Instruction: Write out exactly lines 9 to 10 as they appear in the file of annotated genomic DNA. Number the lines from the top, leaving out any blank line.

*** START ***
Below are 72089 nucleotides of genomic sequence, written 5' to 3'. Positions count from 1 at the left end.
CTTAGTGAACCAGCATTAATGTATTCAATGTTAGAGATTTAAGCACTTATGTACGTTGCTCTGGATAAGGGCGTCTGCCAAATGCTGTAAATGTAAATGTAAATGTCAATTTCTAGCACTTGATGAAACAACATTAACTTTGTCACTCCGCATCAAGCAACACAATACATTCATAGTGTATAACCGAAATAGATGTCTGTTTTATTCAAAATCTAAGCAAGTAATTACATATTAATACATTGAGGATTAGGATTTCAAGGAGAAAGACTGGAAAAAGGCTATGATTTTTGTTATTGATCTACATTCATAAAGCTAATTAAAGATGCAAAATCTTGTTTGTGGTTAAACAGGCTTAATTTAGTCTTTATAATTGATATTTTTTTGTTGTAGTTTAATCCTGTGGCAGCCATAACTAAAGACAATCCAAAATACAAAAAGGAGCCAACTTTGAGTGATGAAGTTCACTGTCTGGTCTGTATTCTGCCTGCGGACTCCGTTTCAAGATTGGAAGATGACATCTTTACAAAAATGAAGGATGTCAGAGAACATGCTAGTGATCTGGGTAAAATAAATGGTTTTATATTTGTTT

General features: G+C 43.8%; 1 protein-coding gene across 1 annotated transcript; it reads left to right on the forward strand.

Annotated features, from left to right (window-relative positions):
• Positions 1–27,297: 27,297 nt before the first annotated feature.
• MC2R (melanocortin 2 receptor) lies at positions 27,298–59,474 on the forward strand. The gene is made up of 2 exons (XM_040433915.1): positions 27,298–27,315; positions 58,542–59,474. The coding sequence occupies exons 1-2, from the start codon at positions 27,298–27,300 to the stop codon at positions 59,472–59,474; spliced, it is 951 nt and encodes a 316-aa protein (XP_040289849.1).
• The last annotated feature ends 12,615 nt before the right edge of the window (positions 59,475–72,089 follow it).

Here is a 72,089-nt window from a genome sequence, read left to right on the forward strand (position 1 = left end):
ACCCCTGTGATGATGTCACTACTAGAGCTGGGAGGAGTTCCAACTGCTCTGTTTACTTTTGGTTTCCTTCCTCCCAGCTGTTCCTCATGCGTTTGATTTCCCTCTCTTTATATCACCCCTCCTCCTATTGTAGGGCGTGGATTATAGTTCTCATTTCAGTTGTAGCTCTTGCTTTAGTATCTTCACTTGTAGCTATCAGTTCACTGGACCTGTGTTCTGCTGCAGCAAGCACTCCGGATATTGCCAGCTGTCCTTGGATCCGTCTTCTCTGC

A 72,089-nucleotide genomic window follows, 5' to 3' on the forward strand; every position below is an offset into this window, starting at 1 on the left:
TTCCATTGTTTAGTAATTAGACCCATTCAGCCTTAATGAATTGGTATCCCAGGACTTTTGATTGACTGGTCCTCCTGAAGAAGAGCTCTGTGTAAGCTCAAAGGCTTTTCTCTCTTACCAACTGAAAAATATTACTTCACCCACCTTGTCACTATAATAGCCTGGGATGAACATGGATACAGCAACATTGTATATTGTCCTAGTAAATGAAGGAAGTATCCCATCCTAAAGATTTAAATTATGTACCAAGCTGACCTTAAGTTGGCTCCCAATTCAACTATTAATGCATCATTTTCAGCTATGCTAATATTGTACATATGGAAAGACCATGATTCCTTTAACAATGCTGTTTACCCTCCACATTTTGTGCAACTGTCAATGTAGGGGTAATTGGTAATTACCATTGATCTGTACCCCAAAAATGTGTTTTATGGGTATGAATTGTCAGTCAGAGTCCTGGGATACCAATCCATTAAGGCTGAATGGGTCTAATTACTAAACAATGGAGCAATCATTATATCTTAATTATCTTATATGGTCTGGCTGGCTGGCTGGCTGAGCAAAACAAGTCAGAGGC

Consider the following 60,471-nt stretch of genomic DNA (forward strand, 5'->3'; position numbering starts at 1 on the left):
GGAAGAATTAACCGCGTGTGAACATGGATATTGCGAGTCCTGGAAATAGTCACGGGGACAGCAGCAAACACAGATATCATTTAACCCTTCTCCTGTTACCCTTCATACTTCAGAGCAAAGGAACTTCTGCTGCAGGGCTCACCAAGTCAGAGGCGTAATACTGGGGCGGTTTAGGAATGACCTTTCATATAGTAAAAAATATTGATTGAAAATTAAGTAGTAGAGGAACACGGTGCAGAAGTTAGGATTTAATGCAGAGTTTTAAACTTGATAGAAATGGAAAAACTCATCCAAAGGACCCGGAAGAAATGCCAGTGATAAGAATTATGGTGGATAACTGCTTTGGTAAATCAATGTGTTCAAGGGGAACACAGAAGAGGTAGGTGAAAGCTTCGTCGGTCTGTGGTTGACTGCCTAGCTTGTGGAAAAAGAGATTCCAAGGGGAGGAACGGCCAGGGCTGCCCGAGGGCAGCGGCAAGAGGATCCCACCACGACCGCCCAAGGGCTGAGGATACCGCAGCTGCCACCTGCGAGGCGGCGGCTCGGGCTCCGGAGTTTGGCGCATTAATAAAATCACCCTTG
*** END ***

ACCCCTGTGATGATGTCACTACTAGAGCTGGGAGGAGTTCCAACTGCTCTGTTTACTTTTGGTTTCCTTCCTCCCAGCTGTTCCTCATGCGTTTGATTTCCCTCTCTTTATATCACCCCTCCTCCTATTGTAGGGCGTGGATTATAGTTCTCATTTCAGTTGTAGCTCTTGCTTTAGTATCTTCACTTGTAGCTATCAGTTCACTGGACCTGTGTTCTGCTGCAGCAAGCACTCCGGATATTGCCAGCTGTCCTTGGATCCGTCTTCTCTGC

A 72,089-nucleotide genomic window follows, 5' to 3' on the forward strand; every position below is an offset into this window, starting at 1 on the left: